Probation services don’t see offenders often enough, report finds
Enforcement of non-custodial sentences by private community rehabilitation companies (CRCs) was assessed as poor by inspectors.
Probation services responsible for supervising thousands of offenders are failing to meet them often enough, a report has warned.
Enforcement of non-custodial sentences by private community rehabilitation companies (CRCs) was found to be “poor” by inspectors.
They found cases where assessments had been carried out even though the officer had not met the individual they were responsible for.
The report from HM Inspectorate of Probation examined authorities’ handling of criminals sentenced to community orders or suspended prison terms.
Around 120,000 offenders on probation supervision are subject to these types of sentences.
Community orders may include requirements to undertake rehabilitative activity such as drug treatment, or to comply with restrictions such as electronic monitoring.
The same applies to a suspended sentence order, where the court imposes a custodial term but may choose to suspend it for up to two years.
Chief Inspector of Probation Dame Glenys Stacey said: “Good enforcement relies on good quality probation supervision.
“CRCs focused on contract compliance, but not seeing people often enough, or not engaging meaningfully with them, are inevitably behind the curve on enforcement, as staff may not know when enforcement is called for, or when purposeful work to re-engage the individual would be better for them and for society.”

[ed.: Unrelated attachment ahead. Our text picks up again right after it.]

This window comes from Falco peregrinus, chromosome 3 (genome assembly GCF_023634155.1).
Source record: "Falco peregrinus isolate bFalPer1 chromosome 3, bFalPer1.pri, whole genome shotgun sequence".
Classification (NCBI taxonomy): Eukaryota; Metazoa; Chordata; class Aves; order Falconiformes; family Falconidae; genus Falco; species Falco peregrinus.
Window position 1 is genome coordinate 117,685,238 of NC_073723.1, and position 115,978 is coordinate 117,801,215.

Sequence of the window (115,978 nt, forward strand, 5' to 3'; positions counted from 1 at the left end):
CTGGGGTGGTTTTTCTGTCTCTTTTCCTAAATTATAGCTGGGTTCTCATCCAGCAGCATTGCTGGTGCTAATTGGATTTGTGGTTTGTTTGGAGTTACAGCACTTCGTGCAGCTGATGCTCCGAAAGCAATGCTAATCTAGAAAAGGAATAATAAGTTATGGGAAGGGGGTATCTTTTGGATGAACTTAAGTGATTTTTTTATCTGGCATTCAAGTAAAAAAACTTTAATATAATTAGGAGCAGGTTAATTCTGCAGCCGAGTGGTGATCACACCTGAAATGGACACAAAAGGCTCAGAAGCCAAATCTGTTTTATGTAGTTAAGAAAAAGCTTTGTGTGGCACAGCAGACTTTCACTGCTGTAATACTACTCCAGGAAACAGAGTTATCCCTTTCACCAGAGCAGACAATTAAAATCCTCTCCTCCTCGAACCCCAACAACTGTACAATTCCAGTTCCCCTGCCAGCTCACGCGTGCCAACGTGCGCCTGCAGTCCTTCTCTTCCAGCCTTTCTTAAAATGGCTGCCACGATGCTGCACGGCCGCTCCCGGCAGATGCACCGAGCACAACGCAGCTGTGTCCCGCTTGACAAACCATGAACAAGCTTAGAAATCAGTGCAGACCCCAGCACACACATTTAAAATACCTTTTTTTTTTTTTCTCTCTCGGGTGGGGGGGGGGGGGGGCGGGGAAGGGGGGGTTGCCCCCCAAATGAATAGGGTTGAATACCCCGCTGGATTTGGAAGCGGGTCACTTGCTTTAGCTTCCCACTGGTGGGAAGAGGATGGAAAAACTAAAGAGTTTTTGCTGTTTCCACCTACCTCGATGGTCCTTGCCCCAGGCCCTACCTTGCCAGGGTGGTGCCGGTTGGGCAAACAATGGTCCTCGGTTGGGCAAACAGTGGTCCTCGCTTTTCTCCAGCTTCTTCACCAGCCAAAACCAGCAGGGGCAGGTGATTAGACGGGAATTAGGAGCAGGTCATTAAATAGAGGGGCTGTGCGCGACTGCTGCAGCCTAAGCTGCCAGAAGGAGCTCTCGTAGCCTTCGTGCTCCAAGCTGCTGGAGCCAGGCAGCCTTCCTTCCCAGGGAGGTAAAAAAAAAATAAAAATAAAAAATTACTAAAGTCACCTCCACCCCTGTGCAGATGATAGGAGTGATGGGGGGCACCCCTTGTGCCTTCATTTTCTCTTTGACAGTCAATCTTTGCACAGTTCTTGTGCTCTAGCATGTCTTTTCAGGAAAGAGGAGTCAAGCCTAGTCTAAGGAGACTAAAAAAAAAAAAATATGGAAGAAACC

She warned that poor supervision “is more likely to lead to reoffending”.
The findings are the latest to shine a light on the system for managing offenders in England and Wales after a controversial shake-up.
Known as Transforming Rehabilitation, the partial privatisation launched in 2014 saw the creation of the National Probation Service (NPS) to deal with high-risk cases, while remaining work was assigned to 21 CRCs.
In a report last year, the Inspectorate revealed thousands of offenders living in the community were being managed by a brief phone call every few weeks under “remote supervision” arrangements.
In the latest review, inspectors also looked at cases of recall to prison because of breaches of licence conditions.
They found that almost all recalls by the NPS and CRCs were “good decisions”.
A Ministry of Justice spokeswoman said: “We are pleased the Inspectorate has found that probation providers are taking the right decisions to recall offenders to prison where necessary and keep the public protected.
“We also welcome the Inspectorate’s conclusion that the NPS, who supervise higher-risk offenders, are doing a good job to enforce sentences.
“However it is clear that CRCs must make improvements in this area, and we have already taken action, setting up an enforcement working group to bring providers together and drive forward necessary improvements.
“We will continue to monitor CRCs’ performance and will work closely to ensure they meet the high standards of probation services we expect.”